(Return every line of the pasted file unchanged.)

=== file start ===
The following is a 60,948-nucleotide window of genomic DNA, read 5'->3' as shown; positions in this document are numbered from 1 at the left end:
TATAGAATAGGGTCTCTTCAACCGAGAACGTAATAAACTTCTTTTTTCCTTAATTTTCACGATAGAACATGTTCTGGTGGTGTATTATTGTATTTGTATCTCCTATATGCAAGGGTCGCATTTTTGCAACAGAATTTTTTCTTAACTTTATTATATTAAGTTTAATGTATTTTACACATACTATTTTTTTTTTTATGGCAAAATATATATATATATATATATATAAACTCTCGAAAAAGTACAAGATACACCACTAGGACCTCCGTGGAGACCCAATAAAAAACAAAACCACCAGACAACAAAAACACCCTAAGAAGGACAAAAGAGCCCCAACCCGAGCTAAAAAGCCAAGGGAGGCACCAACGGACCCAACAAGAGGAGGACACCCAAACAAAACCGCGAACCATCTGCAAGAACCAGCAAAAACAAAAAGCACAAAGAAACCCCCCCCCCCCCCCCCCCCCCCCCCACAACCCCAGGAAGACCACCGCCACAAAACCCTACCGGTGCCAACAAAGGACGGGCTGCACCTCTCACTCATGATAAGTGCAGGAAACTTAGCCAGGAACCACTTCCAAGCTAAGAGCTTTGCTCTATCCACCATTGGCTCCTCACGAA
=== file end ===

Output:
The following is a 60,948-nucleotide window of genomic DNA, read 5'->3' as shown; positions in this document are numbered from 1 at the left end:
TATAGAATAGGGTCTCTTCAACCGAGAACGTAATAAACTTCTTTTTTCCTTAATTTTCACGATAGAACATGTTCTGGTGGTGTATTATTGTATTTGTATCTCCTATATGCAAGGGTCGCATTTTTGCAACAGAATTTTTTCTTAACTTTATTATATTAAGTTTAATGTATTTTACACATACTATTTTTTTTTTTATGGCAAAATATATATATATATATATATATAAACTCTCGAAAAAGTACAAGATACACCACTAGGACCTCCGTGGAGACCCAATAAAAAACAAAACCACCAGACAACAAAAACACCCTAAGAAGGACAAAAGAGCCCCAACCCGAGCTAAAAAGCCAAGGGAGGCACCAACGGACCCAACAAGAGGAGGACACCCAAACAAAACCGCGAACCATCTGCAAGAACCAGCAAAAACAAAAAGCACAAAGAAACCCCCCCCCCCCCCCCCCCCCCCCCCACAACCCCAGGAAGACCACCGCCACAAAACCCTACCGGTGCCAACAAAGGACGGGCTGCACCTCTCACTCATGATAAGTGCAGGAAACTTAGCCAGGAACCACTTCCAAGCTAAGAGCTTTGCTCTATCCACCATTGGCTCCTCACGAA